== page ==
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Simon Winawer vs Theodor von Scheve
Monte Carlo (1901), Monte Carlo MNC, rd 13, Mar-01
French Defense: Classical Variation. Richter Attack (C13)  ·  1/2-1/2



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Kibitzer's Corner
Premium Chessgames Member
  KEG: This replay of a Round 13 draw was played on the final day of the tournament. The game would decide 3rd and 4th prizes. If von Scheve defeated Winawer, he would take 3rd place. If he lost, he would finish 4th and 3rd prize would go to Tchigorin. If the game ended in a draw (as it did) von Scheve and Tchigorin would share 3rd-4th place.

Going into this contest, von Scheve was having the tournament of his life. He had defeated second prize winner Schlechter in their individual game, and had (with a bit of luck in each case) also bested Mieses, Blackburne, Marco, Marshall, and three others. This game thus presented an opportunity for a glorious finish beyond anything before or after in his career (when he returned for the 1902 Monte Carlo tournament, von Scheve finished 17th out of 20, albeit against a much stronger field which included not only Janowski and Schlechter and Tchigorin, but also Tarrasch, Pillsbury, and Maroczy among others).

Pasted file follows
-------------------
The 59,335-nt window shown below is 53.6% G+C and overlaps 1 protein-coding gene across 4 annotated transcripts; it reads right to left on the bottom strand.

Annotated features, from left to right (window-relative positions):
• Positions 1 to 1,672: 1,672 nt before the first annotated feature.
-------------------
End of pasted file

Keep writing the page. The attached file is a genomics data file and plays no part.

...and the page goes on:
Meanwhile, Winawer, playing in his final tournament, was having a miserable time. He ended up 13th out of 14, finishing only ahead of the halpess Didier.

Based on what had been occurring in this tournament, von Scheve no doubt expected to win and take 3rd prize. When he failed to do so, allowing Tchigorin to split the 3rd/4th place prizes with him, von Scheve--according to the Tournament Book--called Winawer "the hateful old man" (while Tchigorin, who benefited from the draw, reportedly called Winawer "the venerable veteran").